Thoughts on Education (Part 1): What happened to mastery?
3 min read

Thoughts on Education (Part 1): What happened to mastery?

A multi-part series on some thoughts, reflections, grievances, and ideas for a better education system in the United States (and globally).
Thoughts on Education (Part 1): What happened to mastery?

Just this weekend, I was caught up in a riveting debate with an old friend about education. Not the awe-inspiring, philosophical kind. The plain old, wear my backpack to school and sit in a classroom for hours on end kind. Talking through all that is totally ‘off’ and utterly misguided about the way modern classroom-based education works had me thinking all week long about how, if ever given the chance, I’d rebuild education from the ground up. This short series, ‘Thoughts on Education’ is a canvas for me to share just that. I don’t know how many parts this may be (I guess it’ll depend on some combination of how inspired I feel and how many glasses of wine I have in upcoming evenings), so I appreciate you bearing with me.

An Outdated Approach

There are two things that frustrate me most about the 'modern' classroom experience:

1) We're still following the Prussian education system from 300+ years ago, embracing mass education with a single teacher/professor lecturing one-to-many style to a roomful of 'identical' students.

2) We tolerate incomplete understanding of material and completely neglect the value of mastery

Let's dig in.

One point #1, it seems ludicrous that in an age of ubiquitous computing and free access to all the world's information, we still require students to ingest information in the same way (including, most notably, at the same pace).


In almost the entire developed world and most of the developing world, the sheer number of hours spent on YouTube watching 'how-to' and 'explainer' videos by kids and adults, alike, is evidence of the fact that we seem to prefer self-learning. We deserve to learn when, where, and at the pace that works best for us. The cavalier attitude of most public schools towards the internet and multimedia as a form of learning is shameful. Like in the world outside the classroom, shouldn't students have the right to be resourceful and seek the information they want to learn how they want to learn it?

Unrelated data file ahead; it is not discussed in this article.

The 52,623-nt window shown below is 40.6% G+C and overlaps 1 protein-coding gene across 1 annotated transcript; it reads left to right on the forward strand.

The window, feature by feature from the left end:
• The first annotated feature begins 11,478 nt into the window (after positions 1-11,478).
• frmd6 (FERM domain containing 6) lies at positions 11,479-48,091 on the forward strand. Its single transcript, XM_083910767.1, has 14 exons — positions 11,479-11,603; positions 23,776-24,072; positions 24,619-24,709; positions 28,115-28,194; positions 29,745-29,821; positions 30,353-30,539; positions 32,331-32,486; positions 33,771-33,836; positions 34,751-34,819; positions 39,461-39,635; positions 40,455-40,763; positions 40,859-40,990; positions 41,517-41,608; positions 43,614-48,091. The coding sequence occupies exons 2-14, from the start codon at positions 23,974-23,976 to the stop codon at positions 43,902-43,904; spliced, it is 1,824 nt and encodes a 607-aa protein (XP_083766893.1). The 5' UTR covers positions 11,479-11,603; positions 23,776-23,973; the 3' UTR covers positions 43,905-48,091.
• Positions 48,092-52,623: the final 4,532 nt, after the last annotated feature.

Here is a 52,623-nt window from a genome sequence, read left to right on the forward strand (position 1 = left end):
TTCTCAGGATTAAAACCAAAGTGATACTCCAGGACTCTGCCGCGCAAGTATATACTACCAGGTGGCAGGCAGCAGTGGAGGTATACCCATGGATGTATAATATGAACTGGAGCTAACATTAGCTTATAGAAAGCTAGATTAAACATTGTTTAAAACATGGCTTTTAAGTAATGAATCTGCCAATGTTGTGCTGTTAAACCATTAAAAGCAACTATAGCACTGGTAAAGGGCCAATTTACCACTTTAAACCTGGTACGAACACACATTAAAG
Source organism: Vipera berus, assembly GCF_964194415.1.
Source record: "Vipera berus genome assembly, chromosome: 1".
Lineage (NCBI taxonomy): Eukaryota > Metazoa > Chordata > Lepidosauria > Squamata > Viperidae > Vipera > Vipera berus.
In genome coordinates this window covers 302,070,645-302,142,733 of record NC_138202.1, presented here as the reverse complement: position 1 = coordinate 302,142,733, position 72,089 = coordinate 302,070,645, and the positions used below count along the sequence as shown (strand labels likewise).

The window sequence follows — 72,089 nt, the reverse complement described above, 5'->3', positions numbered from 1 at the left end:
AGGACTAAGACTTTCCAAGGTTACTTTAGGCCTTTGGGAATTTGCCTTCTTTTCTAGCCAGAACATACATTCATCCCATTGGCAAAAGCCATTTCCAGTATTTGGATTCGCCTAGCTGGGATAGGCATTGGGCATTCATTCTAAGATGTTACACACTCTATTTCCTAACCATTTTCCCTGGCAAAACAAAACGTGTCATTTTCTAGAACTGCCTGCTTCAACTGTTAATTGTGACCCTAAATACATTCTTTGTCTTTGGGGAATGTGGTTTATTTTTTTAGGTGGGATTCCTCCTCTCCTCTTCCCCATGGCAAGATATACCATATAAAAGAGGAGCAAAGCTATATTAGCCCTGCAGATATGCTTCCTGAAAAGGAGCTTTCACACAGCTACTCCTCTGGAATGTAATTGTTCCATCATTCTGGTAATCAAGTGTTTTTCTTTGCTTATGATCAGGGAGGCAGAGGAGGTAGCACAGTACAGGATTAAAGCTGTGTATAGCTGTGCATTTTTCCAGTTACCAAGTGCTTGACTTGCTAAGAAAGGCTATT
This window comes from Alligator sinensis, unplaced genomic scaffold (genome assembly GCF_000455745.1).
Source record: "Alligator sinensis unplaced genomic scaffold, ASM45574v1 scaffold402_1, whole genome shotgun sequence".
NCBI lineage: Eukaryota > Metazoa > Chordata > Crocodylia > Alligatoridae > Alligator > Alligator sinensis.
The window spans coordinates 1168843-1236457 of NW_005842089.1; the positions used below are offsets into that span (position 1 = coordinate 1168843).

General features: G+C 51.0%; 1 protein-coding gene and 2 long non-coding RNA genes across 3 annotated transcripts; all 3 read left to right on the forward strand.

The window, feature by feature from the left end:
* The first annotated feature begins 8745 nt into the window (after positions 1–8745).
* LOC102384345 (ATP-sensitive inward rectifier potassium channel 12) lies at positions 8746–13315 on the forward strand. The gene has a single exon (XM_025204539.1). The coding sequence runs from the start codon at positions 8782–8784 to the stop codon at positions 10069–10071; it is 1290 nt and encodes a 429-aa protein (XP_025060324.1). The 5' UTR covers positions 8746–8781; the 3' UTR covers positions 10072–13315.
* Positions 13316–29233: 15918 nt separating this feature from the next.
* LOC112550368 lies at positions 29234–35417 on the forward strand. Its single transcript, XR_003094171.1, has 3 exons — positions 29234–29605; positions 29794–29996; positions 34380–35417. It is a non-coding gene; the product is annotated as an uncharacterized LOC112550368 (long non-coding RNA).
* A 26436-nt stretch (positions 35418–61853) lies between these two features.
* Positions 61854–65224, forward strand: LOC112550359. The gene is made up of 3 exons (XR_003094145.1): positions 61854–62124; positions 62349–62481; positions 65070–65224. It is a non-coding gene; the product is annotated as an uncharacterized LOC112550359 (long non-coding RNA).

With just the slightest adjustment in approach, teachers can stop demonizing YouTube, MOOCs, podcasts, and social media as pure 'entertainment' and instead curate elements of each as part of a rich, multifaceted curriculum sure to be far more engaging than a endless speech from a so-called expert at the lectern. Technology is a catalyst, not hinderance, to engaged learning. More on this in a later post.

On point #2, it's important to understand incentives. Mastery is defined as "comprehensive knowledge or skill in a subject or accomplishment." Yet somehow, the word comprehensive is conveniently ignored in how we evaluate quality of learnings.

Educators around our country are measured by over-simplified, poorly crafted metrics like passing rates on standardized tests or graduation rates from school. We've created and accepted a culture of 'good enough' so carelessly, it's now considered  a success to get through school with a 70% understanding of what you learned. Are you ok with your doctor, engineer, mechanic, or lawyer having 70% of the expertise they need to get the job done? I'm not. But somehow, collectively we've built our education system to promote just that.

We need to reprioritize mastery in how we educate and how we learn. At the risk of sounding overbearing, I'd go so far as to say we ought not to move from one lesson to the next until students demonstrate mastery of what they just learned. Much like a physical structure, the structural fidelity of one's education depends entirely on having a solid foundation.

Parting Thoughts

I realize this post sounds mostly like a laundry list of personal complaints around the education system. I'd be kidding myself if I said it wasn't. But bear with me. The first step in exploring solutions is to becomes all-too-intimately familiar with what the problems are.

In subsequent posts, let's dive into potential solutions (or even just near-term experiments) that just might help us start trending in a new, more promising direction.

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